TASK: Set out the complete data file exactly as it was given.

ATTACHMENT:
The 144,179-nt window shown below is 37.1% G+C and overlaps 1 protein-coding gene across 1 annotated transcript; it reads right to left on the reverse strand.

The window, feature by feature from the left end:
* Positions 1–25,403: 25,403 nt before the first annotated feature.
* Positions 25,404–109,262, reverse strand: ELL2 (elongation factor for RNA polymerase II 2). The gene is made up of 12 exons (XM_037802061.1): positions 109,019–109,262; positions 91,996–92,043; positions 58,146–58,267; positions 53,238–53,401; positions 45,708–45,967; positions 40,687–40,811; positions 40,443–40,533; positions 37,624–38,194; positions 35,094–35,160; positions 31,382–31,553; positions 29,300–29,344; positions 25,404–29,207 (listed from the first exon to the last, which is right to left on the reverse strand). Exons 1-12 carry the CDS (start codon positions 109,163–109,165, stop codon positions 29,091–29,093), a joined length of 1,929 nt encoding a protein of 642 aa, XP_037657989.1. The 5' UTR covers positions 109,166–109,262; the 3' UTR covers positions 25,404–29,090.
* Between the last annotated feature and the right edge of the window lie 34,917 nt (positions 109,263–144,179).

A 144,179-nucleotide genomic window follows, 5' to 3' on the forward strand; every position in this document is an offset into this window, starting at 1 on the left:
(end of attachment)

The 144,179-nt window shown below is 37.1% G+C and overlaps 1 protein-coding gene across 1 annotated transcript; it reads right to left on the reverse strand.

The window, feature by feature from the left end:
* Positions 1–25,403: 25,403 nt before the first annotated feature.
* Positions 25,404–109,262, reverse strand: ELL2 (elongation factor for RNA polymerase II 2). The gene is made up of 12 exons (XM_037802061.1): positions 109,019–109,262; positions 91,996–92,043; positions 58,146–58,267; positions 53,238–53,401; positions 45,708–45,967; positions 40,687–40,811; positions 40,443–40,533; positions 37,624–38,194; positions 35,094–35,160; positions 31,382–31,553; positions 29,300–29,344; positions 25,404–29,207 (listed from the first exon to the last, which is right to left on the reverse strand). Exons 1-12 carry the CDS (start codon positions 109,163–109,165, stop codon positions 29,091–29,093), a joined length of 1,929 nt encoding a protein of 642 aa, XP_037657989.1. The 5' UTR covers positions 109,166–109,262; the 3' UTR covers positions 25,404–29,090.
* Between the last annotated feature and the right edge of the window lie 34,917 nt (positions 109,263–144,179).

A 144,179-nucleotide genomic window follows, 5' to 3' on the forward strand; every position in this document is an offset into this window, starting at 1 on the left: